Second Battle of Jent
“A pillaging sunset,” Cettan said to Stannan, the self-exiled leader of the artisans that had followed him to Torbod.
Looking out at the southern sea, they stood at the edge of a cracked wall running along the High Road, a road clinging to any level purchase among the shattered rocks and cliffs where the high mountain peaks suddenly tumbled into the sea at land’s edge. The horizon colored to burnt ochre, the color that only ash and soot from burning crops could produce. The farmland between the Falchner River and the Jent Mountains was still hidden behind the jagged outcroppings, but Cettan knew little would be left of the well-tended farms, vineyards and orchards that crisscrossed the countryside, countryside he had leisurely traversed just a few short months ago when he had briefly returned to Troth from Torbod.
“All the reports seem to confirm that the Dasyu landed well east of the city,” Stannan said. “Unfortunately, the entire area along the coast, from these mountains to the city walls, will have been burnt.”
Cettan shook his head, knowing that many of the Bruchmon citizens would have also perished before they could flee to the safety of the battlements surrounding Torbod. The small garrisons dotting the countryside would have slowed but not stopped a Dasyu invasion force this large, and there were even rumors that a detachment sent from Torbod to relieve the beleaguered soldiers had been overrun. Looking at the sky, he did not doubt the accuracy of those reports.
“Let’s keep moving,” Cettan said. “In a few hours, we will be clear of these mountains and bring what assistance we can; that is, if anyone or anything remains. Our scouts should be returning shortly as well with some more accurate information.”
Cettan yelled for the group to remount, and they began the final descent off the High Road that would bring them into the eastern realm of Bruchmon. Looking again at the sky, he wished there were more soldiers at his side, but he knew delaying their march so the countryside could be clear of Dasyu would not make reaching the walls of Torbod any easier. As it was, he still had no clear plan on how they were going to enter the city that would now be surrounded by Dasyu.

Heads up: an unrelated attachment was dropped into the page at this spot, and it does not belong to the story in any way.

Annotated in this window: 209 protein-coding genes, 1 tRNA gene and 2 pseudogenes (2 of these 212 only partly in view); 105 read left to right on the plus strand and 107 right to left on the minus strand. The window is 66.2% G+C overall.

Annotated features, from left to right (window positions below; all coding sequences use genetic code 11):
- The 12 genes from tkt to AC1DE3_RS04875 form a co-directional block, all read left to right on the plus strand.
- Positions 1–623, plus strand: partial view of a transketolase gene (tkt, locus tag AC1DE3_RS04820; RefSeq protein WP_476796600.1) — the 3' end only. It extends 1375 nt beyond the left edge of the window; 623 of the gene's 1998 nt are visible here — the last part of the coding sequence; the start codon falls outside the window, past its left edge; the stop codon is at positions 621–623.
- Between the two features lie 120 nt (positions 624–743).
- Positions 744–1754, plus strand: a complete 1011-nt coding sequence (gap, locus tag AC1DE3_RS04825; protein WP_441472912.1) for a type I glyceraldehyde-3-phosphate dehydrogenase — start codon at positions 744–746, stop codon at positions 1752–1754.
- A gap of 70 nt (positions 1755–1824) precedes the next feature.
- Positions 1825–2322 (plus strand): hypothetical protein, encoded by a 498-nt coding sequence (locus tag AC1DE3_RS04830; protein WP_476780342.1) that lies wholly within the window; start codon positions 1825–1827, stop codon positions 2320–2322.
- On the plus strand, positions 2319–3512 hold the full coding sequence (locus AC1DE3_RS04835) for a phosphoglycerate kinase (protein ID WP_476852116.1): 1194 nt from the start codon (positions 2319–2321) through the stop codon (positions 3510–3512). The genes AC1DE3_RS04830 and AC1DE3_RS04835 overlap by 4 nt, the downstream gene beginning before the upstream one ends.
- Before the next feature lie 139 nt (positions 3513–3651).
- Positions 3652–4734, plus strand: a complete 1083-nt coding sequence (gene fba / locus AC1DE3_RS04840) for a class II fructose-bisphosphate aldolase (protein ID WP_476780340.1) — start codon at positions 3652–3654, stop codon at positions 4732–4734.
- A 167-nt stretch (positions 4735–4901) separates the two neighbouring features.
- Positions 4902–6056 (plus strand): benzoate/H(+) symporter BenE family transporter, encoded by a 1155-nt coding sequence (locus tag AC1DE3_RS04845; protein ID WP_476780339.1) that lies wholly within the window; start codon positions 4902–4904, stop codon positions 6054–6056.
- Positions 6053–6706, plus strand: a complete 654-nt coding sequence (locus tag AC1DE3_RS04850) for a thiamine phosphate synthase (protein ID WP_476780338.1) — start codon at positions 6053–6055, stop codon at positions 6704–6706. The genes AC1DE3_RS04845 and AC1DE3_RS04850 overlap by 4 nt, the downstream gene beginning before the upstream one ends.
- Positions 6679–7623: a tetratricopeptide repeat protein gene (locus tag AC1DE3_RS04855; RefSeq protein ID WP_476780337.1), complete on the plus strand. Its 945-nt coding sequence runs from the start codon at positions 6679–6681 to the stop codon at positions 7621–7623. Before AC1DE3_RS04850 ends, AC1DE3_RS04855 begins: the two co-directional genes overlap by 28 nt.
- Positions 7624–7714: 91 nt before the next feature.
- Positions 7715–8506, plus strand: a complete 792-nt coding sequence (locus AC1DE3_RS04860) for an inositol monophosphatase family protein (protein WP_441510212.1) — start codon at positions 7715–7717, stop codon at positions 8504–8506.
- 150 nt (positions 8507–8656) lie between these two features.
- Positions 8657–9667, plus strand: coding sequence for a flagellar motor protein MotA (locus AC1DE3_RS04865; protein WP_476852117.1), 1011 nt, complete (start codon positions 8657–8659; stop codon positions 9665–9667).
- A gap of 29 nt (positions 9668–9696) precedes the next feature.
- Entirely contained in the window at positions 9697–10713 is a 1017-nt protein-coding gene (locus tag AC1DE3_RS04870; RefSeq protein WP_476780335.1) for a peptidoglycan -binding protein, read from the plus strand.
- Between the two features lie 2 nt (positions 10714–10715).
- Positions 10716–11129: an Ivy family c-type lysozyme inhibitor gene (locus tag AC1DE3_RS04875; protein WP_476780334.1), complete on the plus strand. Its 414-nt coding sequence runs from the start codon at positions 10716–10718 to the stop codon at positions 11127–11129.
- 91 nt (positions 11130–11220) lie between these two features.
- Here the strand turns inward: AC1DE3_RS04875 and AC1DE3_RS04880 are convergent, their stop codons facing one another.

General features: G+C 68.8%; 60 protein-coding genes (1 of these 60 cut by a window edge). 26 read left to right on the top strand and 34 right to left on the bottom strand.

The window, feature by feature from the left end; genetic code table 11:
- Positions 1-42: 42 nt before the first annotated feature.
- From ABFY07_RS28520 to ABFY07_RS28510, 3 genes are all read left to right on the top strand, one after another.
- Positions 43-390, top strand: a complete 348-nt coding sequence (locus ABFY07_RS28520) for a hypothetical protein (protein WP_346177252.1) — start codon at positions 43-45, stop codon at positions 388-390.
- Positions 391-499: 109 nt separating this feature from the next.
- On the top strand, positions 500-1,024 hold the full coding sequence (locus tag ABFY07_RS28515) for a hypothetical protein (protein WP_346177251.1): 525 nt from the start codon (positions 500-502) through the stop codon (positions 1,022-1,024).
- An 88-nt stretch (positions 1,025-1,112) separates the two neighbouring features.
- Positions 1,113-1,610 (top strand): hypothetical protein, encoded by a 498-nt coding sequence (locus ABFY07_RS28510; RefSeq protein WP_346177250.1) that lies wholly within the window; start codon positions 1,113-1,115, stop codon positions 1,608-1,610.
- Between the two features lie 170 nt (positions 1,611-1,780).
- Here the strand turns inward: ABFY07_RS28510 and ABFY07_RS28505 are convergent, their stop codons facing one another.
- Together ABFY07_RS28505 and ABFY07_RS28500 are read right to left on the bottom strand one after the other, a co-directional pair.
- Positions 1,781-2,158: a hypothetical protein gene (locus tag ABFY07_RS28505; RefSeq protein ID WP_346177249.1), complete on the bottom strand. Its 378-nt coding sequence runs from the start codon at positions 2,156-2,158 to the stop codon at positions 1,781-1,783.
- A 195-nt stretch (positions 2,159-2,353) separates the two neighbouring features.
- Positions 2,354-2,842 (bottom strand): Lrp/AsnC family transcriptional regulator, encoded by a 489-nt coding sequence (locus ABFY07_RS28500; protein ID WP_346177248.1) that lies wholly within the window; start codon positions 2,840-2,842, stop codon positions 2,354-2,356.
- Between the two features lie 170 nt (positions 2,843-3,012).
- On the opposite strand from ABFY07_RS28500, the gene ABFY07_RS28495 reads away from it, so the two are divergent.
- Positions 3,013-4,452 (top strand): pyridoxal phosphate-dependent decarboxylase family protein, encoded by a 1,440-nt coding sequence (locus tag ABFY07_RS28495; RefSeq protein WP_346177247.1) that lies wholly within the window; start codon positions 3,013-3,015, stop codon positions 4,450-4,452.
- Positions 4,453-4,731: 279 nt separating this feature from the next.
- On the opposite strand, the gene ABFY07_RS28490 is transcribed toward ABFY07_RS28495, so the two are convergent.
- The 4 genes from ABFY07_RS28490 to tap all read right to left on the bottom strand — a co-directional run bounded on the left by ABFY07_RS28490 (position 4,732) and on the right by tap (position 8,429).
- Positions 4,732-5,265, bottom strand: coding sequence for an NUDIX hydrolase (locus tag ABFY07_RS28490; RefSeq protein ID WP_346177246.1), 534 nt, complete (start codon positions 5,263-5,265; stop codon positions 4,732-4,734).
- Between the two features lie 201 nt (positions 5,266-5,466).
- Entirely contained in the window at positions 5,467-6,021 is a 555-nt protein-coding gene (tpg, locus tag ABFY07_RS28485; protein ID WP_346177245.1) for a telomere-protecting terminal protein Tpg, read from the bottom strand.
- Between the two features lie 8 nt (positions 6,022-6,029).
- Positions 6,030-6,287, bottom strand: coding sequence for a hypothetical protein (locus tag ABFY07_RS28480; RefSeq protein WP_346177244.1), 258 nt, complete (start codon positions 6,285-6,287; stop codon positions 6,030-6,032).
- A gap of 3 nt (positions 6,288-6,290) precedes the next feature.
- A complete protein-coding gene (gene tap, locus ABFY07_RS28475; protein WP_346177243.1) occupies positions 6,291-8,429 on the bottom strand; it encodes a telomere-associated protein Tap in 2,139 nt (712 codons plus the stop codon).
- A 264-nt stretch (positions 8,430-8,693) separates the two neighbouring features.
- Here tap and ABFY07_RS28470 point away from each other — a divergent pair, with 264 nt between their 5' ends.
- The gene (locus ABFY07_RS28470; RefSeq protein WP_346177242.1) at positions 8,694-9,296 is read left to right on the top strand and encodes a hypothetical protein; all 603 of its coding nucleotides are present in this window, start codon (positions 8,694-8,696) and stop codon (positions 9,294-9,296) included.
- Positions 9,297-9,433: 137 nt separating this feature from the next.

By the time the road finally leveled out from a final precipitous descent, a clear dark night had blackened the sky. A few of the brighter stars twinkled through the haze as the smell of soot and charred earth filled the still night air. The scouts were late, and Cettan had begun to fear the worst and was just about to order a halt for the night when the sound of riders in the dark caught their attention. Two of the soldiers reflexively drew their swords and kicked their horses forward, but they all knew the Dasyu would not be mounted if any still pillaged this close to the mountains. The two scouts he had sent out at midday rode into the group, and they were greeted with the sound of drawing steel when everyone saw blood and the minor wounds of battle streaked across both horse and man.
“My Lord,” one of them burst out breathlessly before Cettan could speak. “Two dozen Bruchmon soldiers are holed up in the remains of a village not a dozen furlongs from here. There are enough Dasyu roaming the area that they will not survive the night without aid.”
“What are the Dasyu numbers?” Cettan barked back.
“Too many to hold back at night without fortifications or the cover of these mountains,” the man answered.
“Stannan, have your men dismount and move back into the hills,” Cettan said, pointing back the way they had come. “Lead the pack horses out of here and find any defensible spot and fortify it as you’re able. Get a ring of torches lit and collect as much wood as you can find in the dark. Tie their horses together,” he ordered the remaining solders, unsure how the six of them were going to protect the animals should the Dasyu come upon them in the dark.
“My Lord,” Stannan said dismounting slowly.
“Folly, I know,” Cettan said before Stannan could voice the obvious. “But we need those trapped soldiers almost as much as they need these mounts. I do not intend to fight the Dasyu in the open at night. If you can find any defensible position in the hills, the Dasyu will need more numbers than should be roaming this far from Torbod to overrun us. If we can rescue those soldiers, Bruchmon on horseback will give us the advantage we need.”